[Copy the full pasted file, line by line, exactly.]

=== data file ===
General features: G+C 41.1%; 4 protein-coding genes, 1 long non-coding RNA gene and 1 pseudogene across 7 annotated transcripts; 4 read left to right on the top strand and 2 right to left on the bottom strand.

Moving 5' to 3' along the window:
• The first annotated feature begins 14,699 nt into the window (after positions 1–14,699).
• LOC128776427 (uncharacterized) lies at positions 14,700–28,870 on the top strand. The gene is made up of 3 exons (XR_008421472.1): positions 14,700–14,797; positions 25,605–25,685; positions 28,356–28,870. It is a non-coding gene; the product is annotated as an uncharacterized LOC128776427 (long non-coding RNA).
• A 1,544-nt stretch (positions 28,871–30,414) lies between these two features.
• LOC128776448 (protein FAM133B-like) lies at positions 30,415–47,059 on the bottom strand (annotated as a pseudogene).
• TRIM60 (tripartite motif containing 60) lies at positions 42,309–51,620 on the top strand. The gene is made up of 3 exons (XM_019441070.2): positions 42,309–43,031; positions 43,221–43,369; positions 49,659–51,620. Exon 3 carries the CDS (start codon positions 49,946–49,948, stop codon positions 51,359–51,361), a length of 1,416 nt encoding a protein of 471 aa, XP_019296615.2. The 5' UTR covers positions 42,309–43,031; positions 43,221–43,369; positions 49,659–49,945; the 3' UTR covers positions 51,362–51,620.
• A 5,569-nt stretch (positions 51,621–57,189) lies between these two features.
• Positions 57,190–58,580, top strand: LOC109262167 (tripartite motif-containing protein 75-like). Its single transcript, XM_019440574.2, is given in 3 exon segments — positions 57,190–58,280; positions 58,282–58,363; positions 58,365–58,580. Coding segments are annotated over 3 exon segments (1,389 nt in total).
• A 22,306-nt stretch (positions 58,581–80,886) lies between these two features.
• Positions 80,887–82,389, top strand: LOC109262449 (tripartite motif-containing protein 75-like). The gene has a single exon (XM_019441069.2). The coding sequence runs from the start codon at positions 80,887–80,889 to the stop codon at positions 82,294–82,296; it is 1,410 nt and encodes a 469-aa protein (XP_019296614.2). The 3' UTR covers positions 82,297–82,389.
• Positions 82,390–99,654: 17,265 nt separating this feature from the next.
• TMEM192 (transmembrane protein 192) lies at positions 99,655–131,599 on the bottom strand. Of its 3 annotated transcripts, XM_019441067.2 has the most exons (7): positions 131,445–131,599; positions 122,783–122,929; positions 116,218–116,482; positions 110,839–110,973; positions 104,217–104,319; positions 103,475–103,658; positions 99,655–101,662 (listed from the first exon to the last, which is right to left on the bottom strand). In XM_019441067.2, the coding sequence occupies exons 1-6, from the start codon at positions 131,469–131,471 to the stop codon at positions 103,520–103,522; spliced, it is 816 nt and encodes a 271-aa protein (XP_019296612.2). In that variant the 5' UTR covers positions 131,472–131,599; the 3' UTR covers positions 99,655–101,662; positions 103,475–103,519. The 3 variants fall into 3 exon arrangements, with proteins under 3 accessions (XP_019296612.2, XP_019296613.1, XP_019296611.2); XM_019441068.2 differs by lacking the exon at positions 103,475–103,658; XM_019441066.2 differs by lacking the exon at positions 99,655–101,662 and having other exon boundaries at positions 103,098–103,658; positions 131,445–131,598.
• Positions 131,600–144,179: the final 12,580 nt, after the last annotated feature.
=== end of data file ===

General features: G+C 41.1%; 4 protein-coding genes, 1 long non-coding RNA gene and 1 pseudogene across 7 annotated transcripts; 4 read left to right on the top strand and 2 right to left on the bottom strand.

Moving 5' to 3' along the window:
• The first annotated feature begins 14,699 nt into the window (after positions 1–14,699).
• LOC128776427 (uncharacterized) lies at positions 14,700–28,870 on the top strand. The gene is made up of 3 exons (XR_008421472.1): positions 14,700–14,797; positions 25,605–25,685; positions 28,356–28,870. It is a non-coding gene; the product is annotated as an uncharacterized LOC128776427 (long non-coding RNA).
• A 1,544-nt stretch (positions 28,871–30,414) lies between these two features.
• LOC128776448 (protein FAM133B-like) lies at positions 30,415–47,059 on the bottom strand (annotated as a pseudogene).
• TRIM60 (tripartite motif containing 60) lies at positions 42,309–51,620 on the top strand. The gene is made up of 3 exons (XM_019441070.2): positions 42,309–43,031; positions 43,221–43,369; positions 49,659–51,620. Exon 3 carries the CDS (start codon positions 49,946–49,948, stop codon positions 51,359–51,361), a length of 1,416 nt encoding a protein of 471 aa, XP_019296615.2. The 5' UTR covers positions 42,309–43,031; positions 43,221–43,369; positions 49,659–49,945; the 3' UTR covers positions 51,362–51,620.
• A 5,569-nt stretch (positions 51,621–57,189) lies between these two features.
• Positions 57,190–58,580, top strand: LOC109262167 (tripartite motif-containing protein 75-like). Its single transcript, XM_019440574.2, is given in 3 exon segments — positions 57,190–58,280; positions 58,282–58,363; positions 58,365–58,580. Coding segments are annotated over 3 exon segments (1,389 nt in total).
• A 22,306-nt stretch (positions 58,581–80,886) lies between these two features.
• Positions 80,887–82,389, top strand: LOC109262449 (tripartite motif-containing protein 75-like). The gene has a single exon (XM_019441069.2). The coding sequence runs from the start codon at positions 80,887–80,889 to the stop codon at positions 82,294–82,296; it is 1,410 nt and encodes a 469-aa protein (XP_019296614.2). The 3' UTR covers positions 82,297–82,389.
• Positions 82,390–99,654: 17,265 nt separating this feature from the next.
• TMEM192 (transmembrane protein 192) lies at positions 99,655–131,599 on the bottom strand. Of its 3 annotated transcripts, XM_019441067.2 has the most exons (7): positions 131,445–131,599; positions 122,783–122,929; positions 116,218–116,482; positions 110,839–110,973; positions 104,217–104,319; positions 103,475–103,658; positions 99,655–101,662 (listed from the first exon to the last, which is right to left on the bottom strand). In XM_019441067.2, the coding sequence occupies exons 1-6, from the start codon at positions 131,469–131,471 to the stop codon at positions 103,520–103,522; spliced, it is 816 nt and encodes a 271-aa protein (XP_019296612.2). In that variant the 5' UTR covers positions 131,472–131,599; the 3' UTR covers positions 99,655–101,662; positions 103,475–103,519. The 3 variants fall into 3 exon arrangements, with proteins under 3 accessions (XP_019296612.2, XP_019296613.1, XP_019296611.2); XM_019441068.2 differs by lacking the exon at positions 103,475–103,658; XM_019441066.2 differs by lacking the exon at positions 99,655–101,662 and having other exon boundaries at positions 103,098–103,658; positions 131,445–131,598.
• Positions 131,600–144,179: the final 12,580 nt, after the last annotated feature.